End organ damage
End organ damage usually refers to damage occurring in major organs fed by the circulatory system (heart, kidneys, brain, eyes) which can sustain damage due to uncontrolled hypertension, hypotension, or hypovolemia.
Evidence of hypertensive damage
In the context of hypertension features looked for, at least in the initial work-up, include:
- Heart - evidence on electrocardiogram screening of the heart muscle thickening up (but may also be seen on chest X-ray) suggesting left ventricular hypertrophy) or by echocardiography of less efficient function (left ventricular failure).
- Kidney - the presence of leakage of protein into the urine (albuminuria or proteinuria), or reduced renal function.
- Eye - evidence upon fundoscopic examination of hypertensive retinopathy.
Evidence of shock (poor end organ perfusion)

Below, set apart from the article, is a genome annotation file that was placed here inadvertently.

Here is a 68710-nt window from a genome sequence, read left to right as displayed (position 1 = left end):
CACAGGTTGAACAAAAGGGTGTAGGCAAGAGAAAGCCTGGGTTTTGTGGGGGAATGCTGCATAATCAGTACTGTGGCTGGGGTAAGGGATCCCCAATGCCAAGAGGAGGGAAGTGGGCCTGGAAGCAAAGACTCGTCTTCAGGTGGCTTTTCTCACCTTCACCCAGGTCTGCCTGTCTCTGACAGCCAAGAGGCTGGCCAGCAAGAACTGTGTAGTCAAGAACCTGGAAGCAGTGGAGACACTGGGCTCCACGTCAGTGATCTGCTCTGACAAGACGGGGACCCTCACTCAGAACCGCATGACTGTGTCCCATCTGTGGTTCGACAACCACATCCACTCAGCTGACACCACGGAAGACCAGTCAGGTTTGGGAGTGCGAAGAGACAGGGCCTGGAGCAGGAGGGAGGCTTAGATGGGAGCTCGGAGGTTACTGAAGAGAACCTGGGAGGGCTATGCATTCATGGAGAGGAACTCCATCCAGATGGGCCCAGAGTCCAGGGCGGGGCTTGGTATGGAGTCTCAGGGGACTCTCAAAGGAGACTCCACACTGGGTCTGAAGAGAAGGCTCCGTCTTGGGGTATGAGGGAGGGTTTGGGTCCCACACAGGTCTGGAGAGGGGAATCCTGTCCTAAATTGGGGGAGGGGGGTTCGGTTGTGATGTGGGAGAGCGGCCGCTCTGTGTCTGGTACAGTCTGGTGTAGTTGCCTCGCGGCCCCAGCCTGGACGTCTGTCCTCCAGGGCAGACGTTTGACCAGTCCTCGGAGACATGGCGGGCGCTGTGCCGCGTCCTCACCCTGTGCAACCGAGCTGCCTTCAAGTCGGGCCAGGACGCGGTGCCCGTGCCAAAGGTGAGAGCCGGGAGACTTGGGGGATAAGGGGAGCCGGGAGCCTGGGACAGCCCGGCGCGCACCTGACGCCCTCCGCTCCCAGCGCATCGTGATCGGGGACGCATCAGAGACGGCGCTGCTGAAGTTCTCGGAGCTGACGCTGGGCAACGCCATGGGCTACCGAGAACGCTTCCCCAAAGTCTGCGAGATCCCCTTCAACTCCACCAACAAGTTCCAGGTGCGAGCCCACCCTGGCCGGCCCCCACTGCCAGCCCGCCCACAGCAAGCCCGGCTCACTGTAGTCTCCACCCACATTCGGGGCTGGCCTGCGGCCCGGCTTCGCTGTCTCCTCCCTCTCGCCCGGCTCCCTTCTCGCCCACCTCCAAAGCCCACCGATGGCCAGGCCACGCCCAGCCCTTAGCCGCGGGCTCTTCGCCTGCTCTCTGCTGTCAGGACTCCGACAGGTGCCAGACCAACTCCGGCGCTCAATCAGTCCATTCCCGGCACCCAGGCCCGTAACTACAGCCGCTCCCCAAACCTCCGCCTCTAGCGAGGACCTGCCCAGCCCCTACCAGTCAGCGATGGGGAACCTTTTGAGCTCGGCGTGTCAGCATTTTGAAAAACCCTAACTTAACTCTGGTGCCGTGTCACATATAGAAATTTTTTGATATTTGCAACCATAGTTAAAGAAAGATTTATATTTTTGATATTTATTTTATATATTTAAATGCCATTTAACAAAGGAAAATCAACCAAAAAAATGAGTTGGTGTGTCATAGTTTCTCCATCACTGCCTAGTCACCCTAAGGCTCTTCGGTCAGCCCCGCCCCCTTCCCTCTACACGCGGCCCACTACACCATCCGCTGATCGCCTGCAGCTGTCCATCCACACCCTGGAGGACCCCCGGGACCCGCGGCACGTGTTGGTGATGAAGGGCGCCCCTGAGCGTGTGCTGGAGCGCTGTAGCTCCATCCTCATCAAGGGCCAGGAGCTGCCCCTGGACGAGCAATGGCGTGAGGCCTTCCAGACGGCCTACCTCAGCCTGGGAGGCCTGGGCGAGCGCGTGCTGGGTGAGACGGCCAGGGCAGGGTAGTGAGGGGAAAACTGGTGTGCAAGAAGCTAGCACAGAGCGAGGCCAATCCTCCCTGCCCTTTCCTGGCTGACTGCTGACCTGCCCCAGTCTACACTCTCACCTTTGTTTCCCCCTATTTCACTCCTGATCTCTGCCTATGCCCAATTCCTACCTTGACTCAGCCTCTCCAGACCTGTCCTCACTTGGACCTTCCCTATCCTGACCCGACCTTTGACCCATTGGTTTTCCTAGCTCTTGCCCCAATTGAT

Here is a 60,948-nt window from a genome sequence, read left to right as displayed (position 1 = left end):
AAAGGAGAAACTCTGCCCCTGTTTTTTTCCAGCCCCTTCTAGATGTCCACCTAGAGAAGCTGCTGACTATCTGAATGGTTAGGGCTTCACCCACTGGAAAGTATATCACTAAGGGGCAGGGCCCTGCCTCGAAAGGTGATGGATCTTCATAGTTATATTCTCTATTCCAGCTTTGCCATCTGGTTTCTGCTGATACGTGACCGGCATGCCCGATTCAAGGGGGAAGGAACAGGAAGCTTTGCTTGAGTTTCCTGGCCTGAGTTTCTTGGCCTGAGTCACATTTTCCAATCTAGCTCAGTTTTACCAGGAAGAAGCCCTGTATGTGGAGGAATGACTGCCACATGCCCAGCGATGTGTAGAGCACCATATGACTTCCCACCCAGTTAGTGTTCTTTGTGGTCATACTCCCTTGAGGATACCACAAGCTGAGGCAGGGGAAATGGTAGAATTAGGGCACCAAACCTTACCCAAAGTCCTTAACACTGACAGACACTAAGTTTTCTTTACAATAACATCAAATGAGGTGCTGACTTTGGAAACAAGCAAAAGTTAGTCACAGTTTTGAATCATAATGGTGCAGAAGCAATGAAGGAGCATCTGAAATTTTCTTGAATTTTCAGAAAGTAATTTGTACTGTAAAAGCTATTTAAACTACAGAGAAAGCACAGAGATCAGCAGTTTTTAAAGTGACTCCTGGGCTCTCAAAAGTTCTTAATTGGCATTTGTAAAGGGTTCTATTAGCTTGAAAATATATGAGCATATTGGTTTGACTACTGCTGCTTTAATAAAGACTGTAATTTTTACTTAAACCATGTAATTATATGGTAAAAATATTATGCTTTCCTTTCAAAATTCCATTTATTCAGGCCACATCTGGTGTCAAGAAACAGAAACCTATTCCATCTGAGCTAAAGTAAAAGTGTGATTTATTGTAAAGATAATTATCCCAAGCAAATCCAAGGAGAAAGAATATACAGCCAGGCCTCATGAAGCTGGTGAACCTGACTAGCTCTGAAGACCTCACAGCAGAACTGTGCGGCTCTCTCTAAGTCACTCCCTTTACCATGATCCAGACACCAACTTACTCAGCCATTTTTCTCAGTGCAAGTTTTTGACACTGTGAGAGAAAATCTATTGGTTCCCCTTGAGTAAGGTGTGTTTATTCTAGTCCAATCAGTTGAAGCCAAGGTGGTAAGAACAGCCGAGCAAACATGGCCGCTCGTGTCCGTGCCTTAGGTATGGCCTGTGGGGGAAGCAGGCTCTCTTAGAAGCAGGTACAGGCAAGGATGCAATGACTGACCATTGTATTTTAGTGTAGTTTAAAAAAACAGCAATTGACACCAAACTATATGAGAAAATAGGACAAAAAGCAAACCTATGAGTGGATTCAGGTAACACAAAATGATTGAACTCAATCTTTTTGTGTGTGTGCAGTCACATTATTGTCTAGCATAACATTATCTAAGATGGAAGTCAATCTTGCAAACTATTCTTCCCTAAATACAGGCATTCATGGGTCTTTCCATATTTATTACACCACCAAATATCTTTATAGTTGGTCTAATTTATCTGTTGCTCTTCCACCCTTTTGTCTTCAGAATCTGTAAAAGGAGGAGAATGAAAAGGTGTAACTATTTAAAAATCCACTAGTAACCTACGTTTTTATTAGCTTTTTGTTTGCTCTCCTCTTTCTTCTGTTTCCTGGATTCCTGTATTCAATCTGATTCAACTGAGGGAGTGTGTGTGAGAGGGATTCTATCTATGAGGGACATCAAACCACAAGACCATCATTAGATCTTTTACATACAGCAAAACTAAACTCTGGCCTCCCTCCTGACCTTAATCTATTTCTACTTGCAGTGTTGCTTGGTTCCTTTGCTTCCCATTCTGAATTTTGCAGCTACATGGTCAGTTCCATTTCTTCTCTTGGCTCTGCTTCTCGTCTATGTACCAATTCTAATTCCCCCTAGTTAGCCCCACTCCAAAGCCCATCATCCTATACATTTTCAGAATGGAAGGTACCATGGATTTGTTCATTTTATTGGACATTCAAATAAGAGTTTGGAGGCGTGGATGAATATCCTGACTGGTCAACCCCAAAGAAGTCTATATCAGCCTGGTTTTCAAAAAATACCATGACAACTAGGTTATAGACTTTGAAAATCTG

- Kidney - poor urine output (less than 0/5mL/kg), low GFR.
- Skin - pallor or mottled appearance, capillary refill > 2secs, cool peripheries.
- Brain - orientation to time, person, and place. The GCS may be used to quantify altered consciousness if this is present.
- "CG34 Hypertension - quick reference guide" (PDF). National Institute for Health and Clinical Excellence. 28 June 2006. Archived from the original (PDF) on 2009-03-13. Retrieved 2009-03-04.
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